Wednesday, 3 December 2008

D-Rig Carp Rig

 
For 95% of my carp fishing I use a bog standard knotless knot hair rig. There aren’t many occasions when I’d actually need another rig, I’ve tried a few different rigs over the years and whilst some of them have worked in different circumstances my standard hair rig is still the one I use the most.

One rig that did make a positive difference in my carp fishing was the D Rig. I was fishing that well known Cheshire carp water capesthorne hall at the time and the fishing was difficult to say the least. I was getting very few runs despite being on fish every session. I came to the conclusion that the carp must at least be picking up my hookbaits but somehow getting away with it and cleaning me out of bait. On a normal carp water that hasn’t been subject to the same kind of angling pressure capesthorne has, the knotless knot hair rig was fine but these capesthorne fish were extremely crafty and I found myself struggling.

The answer to my problem came in the form of a variation of the famous d rig that was known as the ‘reflex’. This particular version of the d rig was commercially available from a tackle company called big fish adventure, it was made using my favourite kamasan b175 hook and involved whipping a small length of amnesia line to the back of the hook with the ‘hair’ itself being made from a loop of drennan double strength mono that was passed through the amnesia ‘D’, tied at the required length and glued so it didn’t come undone.


Big fish adventure kamasan b175 'reflex' D rig


I went from carp showing over my baits and no action to carp showing over my baits and plenty of runs so the rig definitely worked. On close examination it’s obvious that the stiff mono and amnesia looped together allowed for more movement of the hook bait than the conventional hair rig and I think this extra movement certainly had a big hand in tripping up those cute capesthorne carp.

The next step after using the big fish adventure version of the ‘reflex’ d-rig was to tie my own as they were on sale at £3.00 for a packet of 5!. I bought some 30lb amnesia, some fly tying cotton and a fly tying vice and set about doing them myself. The self tied d rigs worked a treat and in the long run they saved me quite a bit of money.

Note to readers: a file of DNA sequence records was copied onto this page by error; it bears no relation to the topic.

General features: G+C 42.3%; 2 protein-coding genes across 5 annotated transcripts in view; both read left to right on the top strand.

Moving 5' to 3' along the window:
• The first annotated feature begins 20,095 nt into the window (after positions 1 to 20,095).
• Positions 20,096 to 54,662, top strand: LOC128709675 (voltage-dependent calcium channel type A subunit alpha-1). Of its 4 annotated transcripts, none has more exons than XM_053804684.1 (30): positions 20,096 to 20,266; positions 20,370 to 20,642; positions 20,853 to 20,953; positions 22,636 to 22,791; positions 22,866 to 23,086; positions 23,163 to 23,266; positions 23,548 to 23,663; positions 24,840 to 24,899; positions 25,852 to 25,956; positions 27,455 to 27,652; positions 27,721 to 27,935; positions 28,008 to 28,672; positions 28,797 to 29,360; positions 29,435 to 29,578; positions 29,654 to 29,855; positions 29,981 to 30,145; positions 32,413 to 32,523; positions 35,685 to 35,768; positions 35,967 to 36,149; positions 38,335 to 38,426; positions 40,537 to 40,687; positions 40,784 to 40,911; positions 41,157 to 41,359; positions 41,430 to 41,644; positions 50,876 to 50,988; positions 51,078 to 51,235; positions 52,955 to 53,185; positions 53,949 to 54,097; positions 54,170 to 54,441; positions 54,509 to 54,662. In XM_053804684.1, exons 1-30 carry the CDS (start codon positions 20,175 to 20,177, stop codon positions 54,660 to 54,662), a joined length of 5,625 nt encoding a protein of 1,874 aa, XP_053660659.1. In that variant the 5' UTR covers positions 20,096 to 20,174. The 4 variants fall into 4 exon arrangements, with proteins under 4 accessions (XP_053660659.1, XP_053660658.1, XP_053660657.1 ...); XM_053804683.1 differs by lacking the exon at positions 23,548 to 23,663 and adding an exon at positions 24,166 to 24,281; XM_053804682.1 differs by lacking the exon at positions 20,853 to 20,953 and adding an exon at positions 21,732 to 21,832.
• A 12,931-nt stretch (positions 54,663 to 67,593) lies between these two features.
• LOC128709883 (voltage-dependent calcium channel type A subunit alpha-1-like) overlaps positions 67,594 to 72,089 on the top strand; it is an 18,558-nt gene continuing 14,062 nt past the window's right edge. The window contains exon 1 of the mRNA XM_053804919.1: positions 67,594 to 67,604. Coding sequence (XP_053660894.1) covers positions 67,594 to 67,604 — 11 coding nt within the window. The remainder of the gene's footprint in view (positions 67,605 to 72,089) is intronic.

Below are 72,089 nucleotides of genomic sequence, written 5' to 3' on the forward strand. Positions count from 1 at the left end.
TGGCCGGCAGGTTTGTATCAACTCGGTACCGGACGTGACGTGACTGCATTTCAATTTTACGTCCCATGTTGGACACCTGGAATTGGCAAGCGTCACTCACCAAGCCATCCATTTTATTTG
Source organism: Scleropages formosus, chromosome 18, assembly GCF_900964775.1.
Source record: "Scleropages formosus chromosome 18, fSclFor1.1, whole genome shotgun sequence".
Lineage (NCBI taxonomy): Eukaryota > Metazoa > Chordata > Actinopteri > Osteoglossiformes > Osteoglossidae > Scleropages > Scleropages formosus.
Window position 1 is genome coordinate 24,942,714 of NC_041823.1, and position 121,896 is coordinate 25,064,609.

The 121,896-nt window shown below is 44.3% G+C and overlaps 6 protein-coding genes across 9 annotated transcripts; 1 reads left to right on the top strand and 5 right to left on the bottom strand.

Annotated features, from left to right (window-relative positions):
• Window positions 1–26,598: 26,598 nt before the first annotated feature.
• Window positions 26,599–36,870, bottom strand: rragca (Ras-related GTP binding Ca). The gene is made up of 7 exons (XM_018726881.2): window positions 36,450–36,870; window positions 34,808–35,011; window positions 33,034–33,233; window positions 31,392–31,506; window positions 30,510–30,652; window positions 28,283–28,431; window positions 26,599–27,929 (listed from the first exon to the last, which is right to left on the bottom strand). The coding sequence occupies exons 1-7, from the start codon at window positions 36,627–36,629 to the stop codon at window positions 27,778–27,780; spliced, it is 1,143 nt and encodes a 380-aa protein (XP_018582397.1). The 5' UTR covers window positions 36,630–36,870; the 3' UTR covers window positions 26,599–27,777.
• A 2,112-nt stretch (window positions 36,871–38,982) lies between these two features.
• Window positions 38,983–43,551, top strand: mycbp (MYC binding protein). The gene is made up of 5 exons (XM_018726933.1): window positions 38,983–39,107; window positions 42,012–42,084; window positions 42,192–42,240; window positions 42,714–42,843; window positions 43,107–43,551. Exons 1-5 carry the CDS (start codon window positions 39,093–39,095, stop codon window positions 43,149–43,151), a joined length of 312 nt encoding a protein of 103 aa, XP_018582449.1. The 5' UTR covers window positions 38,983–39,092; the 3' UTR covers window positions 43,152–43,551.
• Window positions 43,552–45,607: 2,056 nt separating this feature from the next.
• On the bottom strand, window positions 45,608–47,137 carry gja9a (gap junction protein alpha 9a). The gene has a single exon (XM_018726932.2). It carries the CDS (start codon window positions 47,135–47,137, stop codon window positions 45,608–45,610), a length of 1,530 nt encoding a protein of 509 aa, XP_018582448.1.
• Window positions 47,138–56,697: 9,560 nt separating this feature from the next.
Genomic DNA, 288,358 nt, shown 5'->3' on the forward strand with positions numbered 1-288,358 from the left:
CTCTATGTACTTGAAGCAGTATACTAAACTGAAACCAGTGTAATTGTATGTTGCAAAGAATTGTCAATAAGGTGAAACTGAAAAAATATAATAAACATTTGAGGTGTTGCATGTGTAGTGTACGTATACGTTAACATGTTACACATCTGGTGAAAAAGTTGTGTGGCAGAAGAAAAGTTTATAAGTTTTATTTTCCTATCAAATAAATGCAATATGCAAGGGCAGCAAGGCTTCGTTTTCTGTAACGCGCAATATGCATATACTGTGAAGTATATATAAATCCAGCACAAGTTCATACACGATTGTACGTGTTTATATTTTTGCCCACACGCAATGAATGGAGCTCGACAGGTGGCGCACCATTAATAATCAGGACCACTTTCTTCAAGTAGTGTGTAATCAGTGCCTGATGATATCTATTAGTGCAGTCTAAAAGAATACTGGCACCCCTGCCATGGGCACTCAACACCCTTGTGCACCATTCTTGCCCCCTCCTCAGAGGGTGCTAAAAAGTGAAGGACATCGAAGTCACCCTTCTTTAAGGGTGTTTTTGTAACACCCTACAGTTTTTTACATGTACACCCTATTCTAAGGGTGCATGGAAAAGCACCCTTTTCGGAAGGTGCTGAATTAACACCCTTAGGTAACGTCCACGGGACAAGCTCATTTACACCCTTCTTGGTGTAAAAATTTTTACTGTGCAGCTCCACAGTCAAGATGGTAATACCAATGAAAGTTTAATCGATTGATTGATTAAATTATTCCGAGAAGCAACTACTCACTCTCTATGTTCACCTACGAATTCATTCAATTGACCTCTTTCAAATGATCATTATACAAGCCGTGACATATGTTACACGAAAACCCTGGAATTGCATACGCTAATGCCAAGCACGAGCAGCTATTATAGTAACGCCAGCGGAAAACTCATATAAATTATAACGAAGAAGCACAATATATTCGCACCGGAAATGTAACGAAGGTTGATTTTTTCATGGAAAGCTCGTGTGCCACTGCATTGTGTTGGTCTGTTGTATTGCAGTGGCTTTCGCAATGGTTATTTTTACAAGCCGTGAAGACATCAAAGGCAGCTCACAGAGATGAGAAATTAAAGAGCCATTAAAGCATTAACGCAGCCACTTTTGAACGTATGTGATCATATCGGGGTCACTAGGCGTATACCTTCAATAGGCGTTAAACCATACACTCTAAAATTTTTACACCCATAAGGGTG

Home tied carp 'D rig' using amnesia and fly tying cotton


If you look closely at the above picture you can see that my kryston silkworm hooklength is actually tied to the shank of the hook just underneath the whipping then threaded back through the eye of the hook. With the hooklength coming off the inside of the eye like this you get the same ‘flip’ effect that the knotless knot and the line aligner both rely on. The advantage of this rig is the extra free movement of the hookbait that comes from the stiff amnesia and the 8lb mono being looped together, if you put one of these rigs next to a conventional hair rig you can see the difference straight away.

I’ve never needed to use this d-rig variation very much, apart from capesthorne I generally tended to use it on pressured day ticket waters where the carp had a reputation for being cute, linear waters like hardwick and st johns being good examples, this rig worked a treat on those two particular carp waters and I caught well from both after ringing the changes and switching to the d rig. If you're fishing a pressured water then give this rig a try. I’m not sure if big fish adventure still sell the Kamasan B175 hooks already whipped but they are easy to do yourself. I found that using the fly tying vice and tacking the amnesia in place with superglue prior to whipping was a big help.

Although I don’t use this rig that often I always have a few b175 hooks already whipped up and sitting in my tackle box just in case, the rig has done me proud on pressured carp waters and it’s definitely worth trying if you think your carp are clearing you out of bait on a regular basis and not getting hooked.

Tight Lines
Mark.
 

No comments:

Post a Comment